Survey: Ed-tech use falls short of desired goals

Despite the tough economy, schools still have been able to maintain ed-tech integration plans—though they’d like to do more.

Despite budget constraints brought on by a lagging economy, K-12 schools and colleges are holding steady when it comes to ed-tech use. But they’d like to be doing even better.

That’s the key takeaway, anyway, from a self-assessment of educational technology use conducted by the Software & Information Industry Association (SIIA).

The organization’s “2012 SIIA Vision K-20 Survey,” the fourth in an annual series of benchmarking studies, surveyed nearly 1,700 officials representing all levels of K-20 education. The self-assessment asks school and campus leaders to rate their progress toward SIIA’s vision for ed-tech use, represented in two ways:

(1) Seven educational goals, which describe the key instructional and institutional outcomes enabled through technology…

• Meet the individual needs of all students;

• Support accountability and use data to inform instruction;

• Deepen learning and motivate students;

• Facilitate communication, connectivity, and collaboration;

• Manage the education enterprise effectively and economically;

• Enable students to learn from any place, at any time;

• Nurture creativity and self-expression; and

(2) Five technology measures that indicate progress in implementing technology to meet these goals…

• Widely use 21st century tools for teaching and learning;

• Provide anytime/anywhere educational access;

• Offer differentiated learning options and resources;

• Employ technology-based assessment tools;

• Use technology to redesign and enable enterprise support.

This year, SIIA added three new questions at the beginning of the survey to get a deeper understanding of participants’ mindset:

  1. How well is technology currently integrated in your educational institution?
  2. What do you feel is the ideal level of integration for technology in your educational institution?
  3. How important is integrating technology into your educational institution?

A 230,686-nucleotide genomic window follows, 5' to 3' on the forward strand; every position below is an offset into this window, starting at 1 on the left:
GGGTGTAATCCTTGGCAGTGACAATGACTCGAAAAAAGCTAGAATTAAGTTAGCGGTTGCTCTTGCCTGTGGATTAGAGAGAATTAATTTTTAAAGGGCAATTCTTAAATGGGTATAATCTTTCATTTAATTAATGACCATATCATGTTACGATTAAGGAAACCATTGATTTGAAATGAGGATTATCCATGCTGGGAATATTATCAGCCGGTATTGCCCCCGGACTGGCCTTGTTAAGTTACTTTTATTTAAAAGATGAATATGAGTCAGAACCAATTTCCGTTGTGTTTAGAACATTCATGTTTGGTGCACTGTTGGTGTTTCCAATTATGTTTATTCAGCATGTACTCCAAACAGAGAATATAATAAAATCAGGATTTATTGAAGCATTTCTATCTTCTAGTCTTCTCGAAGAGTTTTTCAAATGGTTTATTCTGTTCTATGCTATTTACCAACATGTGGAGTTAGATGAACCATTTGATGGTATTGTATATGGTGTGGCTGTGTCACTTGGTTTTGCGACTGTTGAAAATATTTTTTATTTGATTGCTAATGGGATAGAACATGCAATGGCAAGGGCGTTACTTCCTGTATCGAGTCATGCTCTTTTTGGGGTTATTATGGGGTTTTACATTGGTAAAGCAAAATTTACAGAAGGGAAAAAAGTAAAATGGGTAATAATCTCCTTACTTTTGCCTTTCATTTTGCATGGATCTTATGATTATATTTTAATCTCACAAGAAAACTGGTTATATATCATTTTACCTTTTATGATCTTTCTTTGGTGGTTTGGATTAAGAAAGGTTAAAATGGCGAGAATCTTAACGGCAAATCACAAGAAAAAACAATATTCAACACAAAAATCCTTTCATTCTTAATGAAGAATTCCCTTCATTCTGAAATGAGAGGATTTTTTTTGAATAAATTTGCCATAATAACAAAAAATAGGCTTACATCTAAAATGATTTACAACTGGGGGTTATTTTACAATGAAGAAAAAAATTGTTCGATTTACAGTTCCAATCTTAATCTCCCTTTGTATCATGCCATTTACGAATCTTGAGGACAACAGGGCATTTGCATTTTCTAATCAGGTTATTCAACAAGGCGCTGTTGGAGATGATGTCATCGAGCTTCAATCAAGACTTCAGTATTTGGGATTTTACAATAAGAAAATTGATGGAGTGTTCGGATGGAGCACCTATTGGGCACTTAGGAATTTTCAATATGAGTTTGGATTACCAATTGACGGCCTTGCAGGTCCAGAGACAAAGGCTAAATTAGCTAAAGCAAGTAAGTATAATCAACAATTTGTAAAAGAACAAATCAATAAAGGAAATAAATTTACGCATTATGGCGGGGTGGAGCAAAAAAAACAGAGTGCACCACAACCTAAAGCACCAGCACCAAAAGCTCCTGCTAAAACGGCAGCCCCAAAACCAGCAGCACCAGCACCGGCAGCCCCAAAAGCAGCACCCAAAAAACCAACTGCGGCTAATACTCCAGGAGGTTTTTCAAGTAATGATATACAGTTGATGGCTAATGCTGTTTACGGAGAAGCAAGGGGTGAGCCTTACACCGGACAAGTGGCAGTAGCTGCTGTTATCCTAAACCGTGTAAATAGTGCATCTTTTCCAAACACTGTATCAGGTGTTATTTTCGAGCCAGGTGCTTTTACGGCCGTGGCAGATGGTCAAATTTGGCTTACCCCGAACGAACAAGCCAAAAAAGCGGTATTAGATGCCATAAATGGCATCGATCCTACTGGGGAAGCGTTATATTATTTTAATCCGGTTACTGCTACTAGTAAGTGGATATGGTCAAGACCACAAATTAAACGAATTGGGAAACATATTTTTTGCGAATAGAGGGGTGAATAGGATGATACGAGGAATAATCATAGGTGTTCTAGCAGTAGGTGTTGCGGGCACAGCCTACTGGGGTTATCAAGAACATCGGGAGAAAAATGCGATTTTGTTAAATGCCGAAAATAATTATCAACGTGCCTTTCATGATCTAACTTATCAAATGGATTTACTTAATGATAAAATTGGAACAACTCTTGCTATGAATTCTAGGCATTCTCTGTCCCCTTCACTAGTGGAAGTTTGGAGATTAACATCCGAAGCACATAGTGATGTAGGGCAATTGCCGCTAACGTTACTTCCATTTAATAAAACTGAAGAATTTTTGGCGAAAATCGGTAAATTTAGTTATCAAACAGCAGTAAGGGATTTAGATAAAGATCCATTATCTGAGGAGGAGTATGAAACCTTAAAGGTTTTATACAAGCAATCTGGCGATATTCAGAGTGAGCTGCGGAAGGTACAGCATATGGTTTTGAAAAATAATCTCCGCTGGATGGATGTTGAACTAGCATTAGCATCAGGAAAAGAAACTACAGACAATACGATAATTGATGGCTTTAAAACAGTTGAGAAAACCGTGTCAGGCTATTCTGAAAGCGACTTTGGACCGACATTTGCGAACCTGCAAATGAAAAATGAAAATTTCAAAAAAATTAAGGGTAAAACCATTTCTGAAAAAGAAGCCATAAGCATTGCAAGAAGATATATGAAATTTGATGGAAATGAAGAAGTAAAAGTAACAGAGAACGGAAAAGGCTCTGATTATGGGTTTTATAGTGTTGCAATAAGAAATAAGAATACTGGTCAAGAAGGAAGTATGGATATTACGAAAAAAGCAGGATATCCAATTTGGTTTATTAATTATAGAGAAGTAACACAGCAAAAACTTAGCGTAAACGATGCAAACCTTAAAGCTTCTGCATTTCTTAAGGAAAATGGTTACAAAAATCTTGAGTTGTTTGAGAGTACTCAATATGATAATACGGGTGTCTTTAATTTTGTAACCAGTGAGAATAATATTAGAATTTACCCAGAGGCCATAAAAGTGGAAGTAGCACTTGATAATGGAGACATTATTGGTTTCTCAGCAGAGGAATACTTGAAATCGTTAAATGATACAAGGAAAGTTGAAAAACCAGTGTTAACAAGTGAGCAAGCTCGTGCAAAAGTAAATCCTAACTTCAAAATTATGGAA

Although about three-fourths of both K-12 and postsecondary participants rated the importance of technology integration high, only about one-fouth said they currently have a “high” level of integration, suggesting that ed-tech use lags behind ideal usage for both K-12 schools and colleges.

“This is because technology is moving so quickly, it’s hard to keep up with,” said Karen Billings, vice president of SIIA’s education division, during a webinar hosted by Connected Educator Month. “Yet, postsecondary institutions say they’re much close to their ideals than K-12 participants say. This is probably because, when it comes to technology use for learning, postsecondary [schools were] always ahead of K-12, and the students are older and are more prone to tech use on campuses.”

Many of the findings from this year’s survey were similar to those of last year’s survey. For instance, both K-12 and higher-education institutions ranked “enterprise support” as most important of the five technology measures, which Billings attributed to the need for accountability. Both types of institutions rated “assessment tools” as the lowest in importance among the five technology measures.

“This might change soon, thanks to the Common Core State Standards … movement,” said Billings.

The four ed-tech benchmarks with the highest current usage have remained the same for the last three years and are the same for both K-12 and higher education, SIIA said—led by security tools used to protect student data and privacy:

Regarding the seven educational goals identified by SIIA, K-12 schools are still further from reaching their ideals than colleges and universities, but both say they are closest to their ideal in “facilitating communication,” while both are farthest from their ideal in “nurturing creativity and self-expression.”

Although the results for K-12 schools and colleges are mostly similar, there are some slight differences, Billings said. For example, postsecondary institutions place a higher priority on “anytime/anywhere access” than K-12 schools, which is understandable given the campus atmosphere and students’ personal use of mobile devices on campus.

There also have been slight increases for both types of institutions in ed-tech integration for differentiated instruction, assessment tools, and information systems to track performance. Also, more institutions are closer to their ideals in broadband and security systems.

“Though participants still listed funding, leadership, time, and technology obsolescence as the main obstacles to reaching their ideals, the benchmark scores are consistent—indicating that, despite the tough economy, schools are still able to maintain technology integration plans,” Billings said.

“Also, judging by the … increases in broadband and security …, as well as the continued emphasis on enterprise tools, we might assume that school, district, and large campus goals are easier to manage than individual classroom goals.”

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